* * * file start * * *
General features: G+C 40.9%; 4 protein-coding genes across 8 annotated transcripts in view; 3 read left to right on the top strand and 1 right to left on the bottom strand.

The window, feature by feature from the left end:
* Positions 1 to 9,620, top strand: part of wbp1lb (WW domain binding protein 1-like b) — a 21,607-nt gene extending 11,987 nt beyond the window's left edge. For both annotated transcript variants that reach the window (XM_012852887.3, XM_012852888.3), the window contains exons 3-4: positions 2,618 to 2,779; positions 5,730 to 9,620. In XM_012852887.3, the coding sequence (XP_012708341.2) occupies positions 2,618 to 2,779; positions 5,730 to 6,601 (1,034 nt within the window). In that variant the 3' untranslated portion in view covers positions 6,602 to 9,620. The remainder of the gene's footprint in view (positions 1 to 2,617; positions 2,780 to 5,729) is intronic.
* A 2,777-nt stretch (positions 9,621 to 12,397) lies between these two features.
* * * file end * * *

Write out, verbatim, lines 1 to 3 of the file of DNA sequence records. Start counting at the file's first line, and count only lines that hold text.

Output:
General features: G+C 40.9%; 4 protein-coding genes across 8 annotated transcripts in view; 3 read left to right on the top strand and 1 right to left on the bottom strand.

The window, feature by feature from the left end:
* Positions 1 to 9,620, top strand: part of wbp1lb (WW domain binding protein 1-like b) — a 21,607-nt gene extending 11,987 nt beyond the window's left edge. For both annotated transcript variants that reach the window (XM_012852887.3, XM_012852888.3), the window contains exons 3-4: positions 2,618 to 2,779; positions 5,730 to 9,620. In XM_012852887.3, the coding sequence (XP_012708341.2) occupies positions 2,618 to 2,779; positions 5,730 to 6,601 (1,034 nt within the window). In that variant the 3' untranslated portion in view covers positions 6,602 to 9,620. The remainder of the gene's footprint in view (positions 1 to 2,617; positions 2,780 to 5,729) is intronic.